Posts Tagged ‘Bible Answer Man’

Caveats and Provisos

I have several friends who often reach out to me as a kind of “Bible Answer Man.” I enjoy answering their questions whenever possible. Something that happens rather frequently however, is that I’m not always so sure my friends realize that they are not necessarily asking simple questions, and therefore texting or messaging an answer isn’t really practical. This happened earlier today, when one such friend messaged me that he had finished reading a significant portion of the Old Testament and was struck by how violent and ungodly the history of the Jews was at times. The following is my reply—a highly condensed summary of Old Testament history and at least one lesson we can take away. I hope you enjoy it.

 

What Not to Do

One of the keys to understanding the Old Testament in general, and the Old Covenant in particular, is that it is often more an example of “What Not to Do,” rather than “What to Do.”

From the beginning (Garden of Eden), God instructed humanity that they were free to do what they wanted (free to eat of any tree in the garden; Gen. 2:16), as long they understood that He alone determines what is good and what is evil (prohibited to eat of the tree of the knowledge of good and evil; Gen. 2:17), and that the consequences of humanity setting its own standard for good and evil would result in calamity (surely die; Gen. 2:17).

Large portions of the Old Testament are stories that are examples of this paradigm working itself out in the material realm—humanity trying to direct and control their lives independent from God—and the result is exactly what is to be expected—confusion, frustration, and all manner of problems.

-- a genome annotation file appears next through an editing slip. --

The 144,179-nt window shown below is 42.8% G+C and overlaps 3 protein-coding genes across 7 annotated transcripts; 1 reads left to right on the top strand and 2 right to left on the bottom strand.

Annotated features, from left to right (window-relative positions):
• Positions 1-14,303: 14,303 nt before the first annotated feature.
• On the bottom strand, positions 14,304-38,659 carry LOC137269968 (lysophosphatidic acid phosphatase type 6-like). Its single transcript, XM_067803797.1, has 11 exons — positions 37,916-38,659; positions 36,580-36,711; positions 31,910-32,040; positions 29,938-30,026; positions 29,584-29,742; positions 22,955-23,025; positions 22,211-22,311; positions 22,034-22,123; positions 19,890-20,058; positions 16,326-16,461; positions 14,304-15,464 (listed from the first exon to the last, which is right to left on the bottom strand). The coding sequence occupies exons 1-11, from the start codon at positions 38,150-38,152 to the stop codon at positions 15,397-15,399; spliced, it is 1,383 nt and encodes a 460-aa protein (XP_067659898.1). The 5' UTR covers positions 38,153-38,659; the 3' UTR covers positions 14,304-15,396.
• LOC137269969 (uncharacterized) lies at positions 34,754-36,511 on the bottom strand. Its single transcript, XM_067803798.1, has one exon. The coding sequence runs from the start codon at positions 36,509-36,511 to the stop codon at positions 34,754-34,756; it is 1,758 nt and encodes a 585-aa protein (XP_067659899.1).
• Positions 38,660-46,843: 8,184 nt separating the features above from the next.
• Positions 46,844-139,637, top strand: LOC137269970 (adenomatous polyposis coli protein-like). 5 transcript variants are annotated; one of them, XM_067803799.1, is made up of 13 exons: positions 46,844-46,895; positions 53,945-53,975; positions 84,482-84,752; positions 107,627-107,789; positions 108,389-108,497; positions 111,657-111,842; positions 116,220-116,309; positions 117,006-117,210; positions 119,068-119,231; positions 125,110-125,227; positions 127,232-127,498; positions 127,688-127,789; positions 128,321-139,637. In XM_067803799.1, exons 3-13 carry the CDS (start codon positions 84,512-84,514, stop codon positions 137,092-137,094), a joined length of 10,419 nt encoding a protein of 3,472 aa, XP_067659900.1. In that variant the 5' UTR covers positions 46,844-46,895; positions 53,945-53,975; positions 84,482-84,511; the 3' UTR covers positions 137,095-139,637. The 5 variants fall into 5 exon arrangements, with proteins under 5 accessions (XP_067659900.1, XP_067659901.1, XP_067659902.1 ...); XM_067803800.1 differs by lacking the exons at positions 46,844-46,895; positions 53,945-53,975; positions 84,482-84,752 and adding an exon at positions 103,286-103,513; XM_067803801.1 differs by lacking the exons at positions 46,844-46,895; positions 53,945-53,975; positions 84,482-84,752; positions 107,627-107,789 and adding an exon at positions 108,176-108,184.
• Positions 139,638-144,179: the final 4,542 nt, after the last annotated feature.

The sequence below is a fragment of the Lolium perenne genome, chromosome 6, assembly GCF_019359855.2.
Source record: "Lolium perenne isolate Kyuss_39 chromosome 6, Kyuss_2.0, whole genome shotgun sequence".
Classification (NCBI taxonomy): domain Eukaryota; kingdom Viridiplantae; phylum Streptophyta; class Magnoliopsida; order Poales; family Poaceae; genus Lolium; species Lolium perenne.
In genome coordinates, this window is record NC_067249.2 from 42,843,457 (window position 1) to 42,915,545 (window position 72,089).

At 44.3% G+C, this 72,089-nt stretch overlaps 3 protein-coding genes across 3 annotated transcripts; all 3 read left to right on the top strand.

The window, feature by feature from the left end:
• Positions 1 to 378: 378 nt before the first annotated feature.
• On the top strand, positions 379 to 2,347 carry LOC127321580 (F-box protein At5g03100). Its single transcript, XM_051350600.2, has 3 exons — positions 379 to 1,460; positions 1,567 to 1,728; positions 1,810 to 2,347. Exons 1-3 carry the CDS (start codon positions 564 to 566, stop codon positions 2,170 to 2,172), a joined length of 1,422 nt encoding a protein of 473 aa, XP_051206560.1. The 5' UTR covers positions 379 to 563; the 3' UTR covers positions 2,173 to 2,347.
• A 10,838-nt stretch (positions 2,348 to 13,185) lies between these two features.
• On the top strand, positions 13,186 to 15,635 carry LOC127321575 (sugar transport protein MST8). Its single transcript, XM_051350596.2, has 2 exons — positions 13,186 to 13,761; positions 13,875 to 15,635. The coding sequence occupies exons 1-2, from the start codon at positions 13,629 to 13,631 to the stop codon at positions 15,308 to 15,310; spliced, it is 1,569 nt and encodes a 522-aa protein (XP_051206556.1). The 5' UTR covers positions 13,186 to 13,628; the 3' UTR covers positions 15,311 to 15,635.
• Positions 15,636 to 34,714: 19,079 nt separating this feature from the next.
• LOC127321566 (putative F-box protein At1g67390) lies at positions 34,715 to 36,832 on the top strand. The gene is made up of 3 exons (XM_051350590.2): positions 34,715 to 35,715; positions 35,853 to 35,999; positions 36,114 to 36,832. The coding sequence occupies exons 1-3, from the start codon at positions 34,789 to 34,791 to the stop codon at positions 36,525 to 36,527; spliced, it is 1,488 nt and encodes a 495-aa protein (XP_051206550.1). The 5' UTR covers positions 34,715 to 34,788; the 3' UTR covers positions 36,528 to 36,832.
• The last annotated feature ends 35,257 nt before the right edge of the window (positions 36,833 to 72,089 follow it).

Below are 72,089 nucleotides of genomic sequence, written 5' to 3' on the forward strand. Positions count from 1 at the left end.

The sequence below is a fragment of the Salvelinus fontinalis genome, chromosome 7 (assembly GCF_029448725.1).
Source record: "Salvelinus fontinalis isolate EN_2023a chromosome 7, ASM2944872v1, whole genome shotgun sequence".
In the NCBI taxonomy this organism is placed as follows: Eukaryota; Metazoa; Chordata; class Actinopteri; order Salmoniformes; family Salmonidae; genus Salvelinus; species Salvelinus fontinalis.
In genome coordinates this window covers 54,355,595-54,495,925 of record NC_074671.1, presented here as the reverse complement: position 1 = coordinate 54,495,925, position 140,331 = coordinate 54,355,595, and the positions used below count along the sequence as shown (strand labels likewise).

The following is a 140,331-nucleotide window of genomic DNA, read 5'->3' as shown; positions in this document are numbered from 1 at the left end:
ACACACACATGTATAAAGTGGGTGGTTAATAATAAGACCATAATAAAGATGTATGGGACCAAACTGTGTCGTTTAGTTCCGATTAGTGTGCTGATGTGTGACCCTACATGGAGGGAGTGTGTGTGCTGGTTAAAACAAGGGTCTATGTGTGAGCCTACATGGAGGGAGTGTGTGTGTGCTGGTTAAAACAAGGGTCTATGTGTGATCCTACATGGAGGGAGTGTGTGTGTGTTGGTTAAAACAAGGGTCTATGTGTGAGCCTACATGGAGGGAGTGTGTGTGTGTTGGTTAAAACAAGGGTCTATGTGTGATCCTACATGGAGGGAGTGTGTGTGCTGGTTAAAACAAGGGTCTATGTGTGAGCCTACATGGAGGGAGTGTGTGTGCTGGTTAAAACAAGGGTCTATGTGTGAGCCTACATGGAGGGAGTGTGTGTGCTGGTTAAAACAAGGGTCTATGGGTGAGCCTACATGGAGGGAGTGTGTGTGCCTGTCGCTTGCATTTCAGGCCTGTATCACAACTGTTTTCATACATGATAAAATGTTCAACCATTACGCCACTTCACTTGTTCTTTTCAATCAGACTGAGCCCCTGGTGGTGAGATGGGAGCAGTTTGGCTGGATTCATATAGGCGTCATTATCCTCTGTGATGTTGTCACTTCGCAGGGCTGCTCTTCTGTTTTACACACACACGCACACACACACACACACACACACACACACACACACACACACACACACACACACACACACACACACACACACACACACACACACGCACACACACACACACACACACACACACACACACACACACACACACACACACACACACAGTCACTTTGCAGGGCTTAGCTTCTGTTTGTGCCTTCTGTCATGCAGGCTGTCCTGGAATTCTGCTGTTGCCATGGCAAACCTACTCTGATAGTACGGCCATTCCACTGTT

The Hebrews, despite being God’s “chosen people” were no exception.

God sent them a deliverer to free them from slavery in Egypt, and yet once free they complained to go back (Numbers 11). This lack of faith in God’s way of doing things caused them to wander in the wilderness for 40 years.

Once the 40 years were over and a new generation came of age that had the faith to face the challenges of the Promised Land, the Hebrews crossed the Jordan River to enter the Land.

Under Joshua’s leadership the nation generally prospered, but also saw its fair share of problems (for doing things their own way), like the defeat at Ai (Joshua 7).

Next, the Hebrews entered the period of the Judges. A particular phrase that is found twice in the book of Judges characterizes this period—“Every man did what was right in his own eyes.” (Judges 17:6, 21:25). Independence from God–not a good idea.

The end of the Judges came because the Hebrews demanded a king (1 Sam. 8). A king was not God’s intention at this time, and the prophet Samuel, speaking to the people on God’s behalf, warned them what would happen if they had a king (1 Sam. 8:10–22).

The first king, Saul, was a mixed bag. He wasn’t necessarily a good king, but he was good at “being king.” He was a strong leader, and the nation of Israel generally prospered under his leadership. But in keeping with our theme, he sought to do things his own way, relied on his own abilities, and eventually paid the ultimate price for it.

The second king was David, who is the Hebrew king by which all others are judged. He was a valiant warrior, a strong leader, and quite the musician. And yet despite his glowing reputation, he was acutely human and committed grievous sins including adultery and murder. The key distinction about David, and the precise reason why he was a great king, was because his heart always (re)turned to God.

The third king was David’s son Solomon. Solomon was a strong leader, but again had equally strong human weaknesses. He had 700 wives and concubines (the Old Testament equivalent of a porn addiction), many of whom were foreign. His foreign wives brought along their foreign gods, which would prove to be Solomon’s demise. Despite building the renowned Jewish Temple and having extraordinary wisdom, Solomon was undone by his human weaknesses.

Under all three kings, the Hebrew nation was united. This unity was not artificial, it was genuine, but it also relied heavily upon the strength and leadership of the Hebrew kings, and Saul, David, and Solomon were all strong, capable, if not always exemplary, leaders.